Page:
Speaking of Darth Vader, we get new pieces of canon to add to his biography. First, Vader is considered unnaturally attached to his stormtroopers. And Vader uses a special kind of trooper that goes back to the Clone Wars. This makes sense after watching him as a General in the Clone Wars, one who was beloved by his men because of how he treated them. Though for some reason one of his Stormtroopers seems to have a rank change from enlisted to officer without explanation. Perhaps the editor lost track of his rank! Second, Vader like Anakin rushes to action. Sometimes action pays, sometimes it does not.
Star Wars: Tarkin is for the hardcore Star Wars fans. General fans of the movies can likely skip over this book unless like me they grab it as a borrow. Tarkin is someone of interest, but he is not Han, Luke or Leia. And perhaps it is the big three which a general reader would need to get through the first 100 pages and technical speak of this book set a galaxy far away.
Nice review. I will say, though I was generally unimpressed by the novel, I did like how, while the mystery of Vader's identity (from Tarkin's p.o.v.) was engaged, it wasn't a big deal. Ultimately, Tarkin had his guesses, but he just didn't care. He's too focused on power and the big picture, and that seemed to ring true.ReplyDelete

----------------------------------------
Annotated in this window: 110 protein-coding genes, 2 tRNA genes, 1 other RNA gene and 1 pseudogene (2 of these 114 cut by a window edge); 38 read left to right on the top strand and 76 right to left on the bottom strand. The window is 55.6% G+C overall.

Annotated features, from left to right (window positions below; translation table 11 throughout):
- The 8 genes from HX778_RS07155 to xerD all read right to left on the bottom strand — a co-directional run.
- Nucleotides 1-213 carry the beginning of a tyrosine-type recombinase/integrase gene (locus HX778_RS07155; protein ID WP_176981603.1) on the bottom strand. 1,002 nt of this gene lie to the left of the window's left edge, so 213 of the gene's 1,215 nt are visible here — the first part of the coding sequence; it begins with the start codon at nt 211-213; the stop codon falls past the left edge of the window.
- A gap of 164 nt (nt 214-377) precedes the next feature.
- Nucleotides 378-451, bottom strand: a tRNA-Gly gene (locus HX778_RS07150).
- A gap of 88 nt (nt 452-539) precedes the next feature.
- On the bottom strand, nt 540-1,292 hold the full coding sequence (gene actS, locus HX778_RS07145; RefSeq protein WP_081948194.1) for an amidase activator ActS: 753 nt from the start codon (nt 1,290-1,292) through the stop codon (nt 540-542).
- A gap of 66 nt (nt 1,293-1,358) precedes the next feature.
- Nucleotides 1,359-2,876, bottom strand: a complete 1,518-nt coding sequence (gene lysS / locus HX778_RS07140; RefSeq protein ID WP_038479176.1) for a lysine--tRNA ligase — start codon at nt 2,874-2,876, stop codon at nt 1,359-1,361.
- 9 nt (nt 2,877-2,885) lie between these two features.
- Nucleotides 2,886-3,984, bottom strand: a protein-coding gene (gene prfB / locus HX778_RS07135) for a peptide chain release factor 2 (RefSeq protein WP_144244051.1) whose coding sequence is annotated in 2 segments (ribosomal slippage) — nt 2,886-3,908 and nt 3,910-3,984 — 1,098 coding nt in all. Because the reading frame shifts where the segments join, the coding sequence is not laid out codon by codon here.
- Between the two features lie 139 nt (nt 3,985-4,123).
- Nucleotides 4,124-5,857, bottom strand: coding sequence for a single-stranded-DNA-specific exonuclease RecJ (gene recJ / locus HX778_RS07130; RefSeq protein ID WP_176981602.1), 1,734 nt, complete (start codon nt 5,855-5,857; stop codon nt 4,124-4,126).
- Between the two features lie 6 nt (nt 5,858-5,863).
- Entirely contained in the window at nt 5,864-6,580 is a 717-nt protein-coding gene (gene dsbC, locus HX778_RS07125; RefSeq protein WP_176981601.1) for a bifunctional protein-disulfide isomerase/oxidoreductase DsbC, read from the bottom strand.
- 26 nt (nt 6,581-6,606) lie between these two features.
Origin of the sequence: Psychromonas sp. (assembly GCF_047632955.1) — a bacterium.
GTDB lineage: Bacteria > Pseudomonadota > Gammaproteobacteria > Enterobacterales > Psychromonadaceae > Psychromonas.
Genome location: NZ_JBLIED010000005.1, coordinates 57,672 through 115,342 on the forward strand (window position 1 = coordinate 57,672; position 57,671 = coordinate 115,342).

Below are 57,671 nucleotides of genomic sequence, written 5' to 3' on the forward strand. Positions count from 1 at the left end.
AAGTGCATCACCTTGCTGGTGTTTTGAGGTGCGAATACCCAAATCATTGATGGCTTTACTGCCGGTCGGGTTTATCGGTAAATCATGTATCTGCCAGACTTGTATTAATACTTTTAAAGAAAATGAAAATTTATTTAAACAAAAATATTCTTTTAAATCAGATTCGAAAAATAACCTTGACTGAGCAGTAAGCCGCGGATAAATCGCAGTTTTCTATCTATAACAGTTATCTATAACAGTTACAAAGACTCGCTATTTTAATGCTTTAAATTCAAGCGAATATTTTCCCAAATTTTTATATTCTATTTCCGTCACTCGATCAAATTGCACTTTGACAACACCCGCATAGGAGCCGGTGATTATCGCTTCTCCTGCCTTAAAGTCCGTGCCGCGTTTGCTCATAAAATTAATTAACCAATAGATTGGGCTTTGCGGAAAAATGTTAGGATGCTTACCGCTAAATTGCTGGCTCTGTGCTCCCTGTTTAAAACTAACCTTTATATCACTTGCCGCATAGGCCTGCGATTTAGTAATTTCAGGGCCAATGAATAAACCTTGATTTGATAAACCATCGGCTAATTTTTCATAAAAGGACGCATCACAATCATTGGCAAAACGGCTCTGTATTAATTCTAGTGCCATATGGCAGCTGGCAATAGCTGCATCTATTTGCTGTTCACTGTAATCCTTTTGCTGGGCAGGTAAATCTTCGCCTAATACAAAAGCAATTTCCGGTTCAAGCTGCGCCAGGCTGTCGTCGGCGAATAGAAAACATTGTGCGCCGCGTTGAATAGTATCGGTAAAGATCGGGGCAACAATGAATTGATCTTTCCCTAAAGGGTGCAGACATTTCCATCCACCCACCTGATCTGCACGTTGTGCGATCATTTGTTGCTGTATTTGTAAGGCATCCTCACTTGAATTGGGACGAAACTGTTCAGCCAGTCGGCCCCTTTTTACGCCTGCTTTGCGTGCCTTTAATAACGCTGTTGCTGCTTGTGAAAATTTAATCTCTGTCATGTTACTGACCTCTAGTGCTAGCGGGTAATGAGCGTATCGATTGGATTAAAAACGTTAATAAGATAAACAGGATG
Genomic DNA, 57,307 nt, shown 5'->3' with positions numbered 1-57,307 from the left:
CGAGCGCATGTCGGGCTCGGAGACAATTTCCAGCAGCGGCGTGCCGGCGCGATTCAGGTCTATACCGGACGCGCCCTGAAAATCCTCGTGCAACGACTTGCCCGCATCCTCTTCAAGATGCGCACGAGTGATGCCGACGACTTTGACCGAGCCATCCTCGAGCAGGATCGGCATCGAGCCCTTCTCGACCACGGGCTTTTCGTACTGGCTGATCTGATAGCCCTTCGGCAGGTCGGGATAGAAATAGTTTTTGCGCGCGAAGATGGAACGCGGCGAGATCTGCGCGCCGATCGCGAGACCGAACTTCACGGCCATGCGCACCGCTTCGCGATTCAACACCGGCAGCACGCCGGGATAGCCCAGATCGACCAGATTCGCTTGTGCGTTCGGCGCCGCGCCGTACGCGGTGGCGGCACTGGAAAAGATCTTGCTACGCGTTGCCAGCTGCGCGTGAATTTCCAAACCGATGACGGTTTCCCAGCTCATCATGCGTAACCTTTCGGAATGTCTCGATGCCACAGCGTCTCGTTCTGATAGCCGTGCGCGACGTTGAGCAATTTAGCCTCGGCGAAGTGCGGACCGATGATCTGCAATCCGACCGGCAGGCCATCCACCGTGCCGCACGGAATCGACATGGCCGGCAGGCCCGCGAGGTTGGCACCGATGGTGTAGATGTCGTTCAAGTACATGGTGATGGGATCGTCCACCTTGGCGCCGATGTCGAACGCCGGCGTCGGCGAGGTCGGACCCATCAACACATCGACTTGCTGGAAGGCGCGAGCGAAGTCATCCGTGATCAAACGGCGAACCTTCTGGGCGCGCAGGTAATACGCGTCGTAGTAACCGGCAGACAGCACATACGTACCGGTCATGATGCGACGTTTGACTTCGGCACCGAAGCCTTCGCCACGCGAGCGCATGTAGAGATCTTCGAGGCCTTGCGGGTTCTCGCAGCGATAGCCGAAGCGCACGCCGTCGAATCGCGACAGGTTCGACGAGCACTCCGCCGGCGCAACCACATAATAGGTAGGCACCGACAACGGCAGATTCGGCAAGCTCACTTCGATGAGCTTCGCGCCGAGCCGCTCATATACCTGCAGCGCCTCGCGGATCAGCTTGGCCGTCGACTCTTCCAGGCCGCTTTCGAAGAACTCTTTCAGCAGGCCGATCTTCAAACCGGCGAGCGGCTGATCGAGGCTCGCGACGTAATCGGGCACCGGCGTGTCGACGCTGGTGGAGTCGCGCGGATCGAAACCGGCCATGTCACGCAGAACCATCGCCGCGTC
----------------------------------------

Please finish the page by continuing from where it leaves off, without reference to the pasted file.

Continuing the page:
I think my biggest problem is unlike the comic lines of the last few years, the book offerings have been pretty flat for me!ReplyDelete
After having read both the new novels, I'm not convinced that Star Wars really works as straight prose. It requires some kind of visual component, whether the movies/animation or the comic art. The only Star Wars novel I've thoroughly enjoyed (and granted, I have not read much of anything in the EU) was "Splinter of the Mind's Eye."Delete
You might be onto something with that. I really can't think of a Star Wars novel that I really could not put down except for Order 66...and that was for the non-movie world building.Delete